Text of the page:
“We cannot ask the same politicians who are destroying the whole welfare system to come to our aid. It is up to us to fix things. I am in favour of any movement basing itself on assemblies, locally and horizontally organised, attempting to break the dynamics of representation and parliamentarism.
“We cannot reform something which has an innate contradiction based on continuous growth and exploitation, and putting capital and money over people’s lives”.
When it was pointed out that history has shown that the only way workers and young people have broken with capitalism is through a revolutionary socialist party, Tonj said he did not agree and expressed anarchist illusions. “Entering the logic of parliamentarism and majorities is being trapped in the same problem,” he said.
When asked whether the Bolsheviks defended capital, Tonj smiled and replied, “I don’t know much about the Russian Revolution. I think we have to in any case go back to organising locally and defending self-management within our own neighbourhoods.”
WSWS reporters pointed to the failure of the Indignados or 15-M movement. Begun on May 15, 2011, their demand for a radical change in Spain had attracted popular support. But the movement had no means of effecting such a change, since its proscription on “politics” actually meant excluding socialist politics and disarmed the working class in the face of the bourgeois offensive.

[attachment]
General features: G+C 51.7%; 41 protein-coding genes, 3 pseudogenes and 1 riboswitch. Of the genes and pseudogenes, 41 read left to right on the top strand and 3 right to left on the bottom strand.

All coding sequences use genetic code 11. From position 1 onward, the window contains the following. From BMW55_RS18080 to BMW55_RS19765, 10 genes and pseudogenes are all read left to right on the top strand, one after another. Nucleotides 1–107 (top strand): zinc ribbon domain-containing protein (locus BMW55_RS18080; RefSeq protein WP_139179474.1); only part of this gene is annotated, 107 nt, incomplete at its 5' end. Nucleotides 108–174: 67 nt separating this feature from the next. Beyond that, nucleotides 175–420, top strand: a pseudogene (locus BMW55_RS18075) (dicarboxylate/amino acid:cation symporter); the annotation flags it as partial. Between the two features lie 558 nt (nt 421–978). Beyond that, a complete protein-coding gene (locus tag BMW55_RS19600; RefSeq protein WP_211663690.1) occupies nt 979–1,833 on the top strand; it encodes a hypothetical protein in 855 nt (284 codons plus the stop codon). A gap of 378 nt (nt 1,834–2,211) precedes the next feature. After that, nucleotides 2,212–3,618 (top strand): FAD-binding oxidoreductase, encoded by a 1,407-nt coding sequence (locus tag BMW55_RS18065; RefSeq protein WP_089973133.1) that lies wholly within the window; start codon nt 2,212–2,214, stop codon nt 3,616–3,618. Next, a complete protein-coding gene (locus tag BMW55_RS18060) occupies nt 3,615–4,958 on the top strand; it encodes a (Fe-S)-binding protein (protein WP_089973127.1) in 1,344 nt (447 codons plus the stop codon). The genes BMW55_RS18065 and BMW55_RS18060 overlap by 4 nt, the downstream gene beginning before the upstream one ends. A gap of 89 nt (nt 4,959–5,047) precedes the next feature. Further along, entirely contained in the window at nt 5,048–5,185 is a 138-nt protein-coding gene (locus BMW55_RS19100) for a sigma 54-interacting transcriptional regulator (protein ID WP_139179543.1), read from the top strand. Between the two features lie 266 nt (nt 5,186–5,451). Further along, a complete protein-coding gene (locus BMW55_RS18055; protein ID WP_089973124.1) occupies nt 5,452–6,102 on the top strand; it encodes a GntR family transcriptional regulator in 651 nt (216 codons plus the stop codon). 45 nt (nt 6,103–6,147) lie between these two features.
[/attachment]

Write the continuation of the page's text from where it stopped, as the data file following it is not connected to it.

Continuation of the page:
The result was that the troika has been able to impose more austerity measures. Workers without their own independent class perspective are powerless, stated one reporter.
In reply, Tonj said, “The indignados attracted all sorts of people, from the most anti-capitalist to the most reformist, from the students who can’t pay their fees to the businessman fed up with paying taxes. What united us all was anger. The good thing about the indignados was it did bring solidarity between us.”
On Catalan independence, Tonj said that the nationalists “have exploited the feelings of people who think that they will live better off [in an independent state]. They brush aside all the austerity measures which they themselves have imposed by talking of the enemy without.
“The argument of independence is the same story as always. Some say first independence, then fight for a better society. It was the same story in 1936—fight the fascists and then revolution. Now we need a global view.”
Ricard, also studying philosophy, said, “I am a nurse and I work half what I worked last year. They have taken away our Christmas bonus, which represented nearly a tenth of my wage. Plus they have cut another 5 percent.”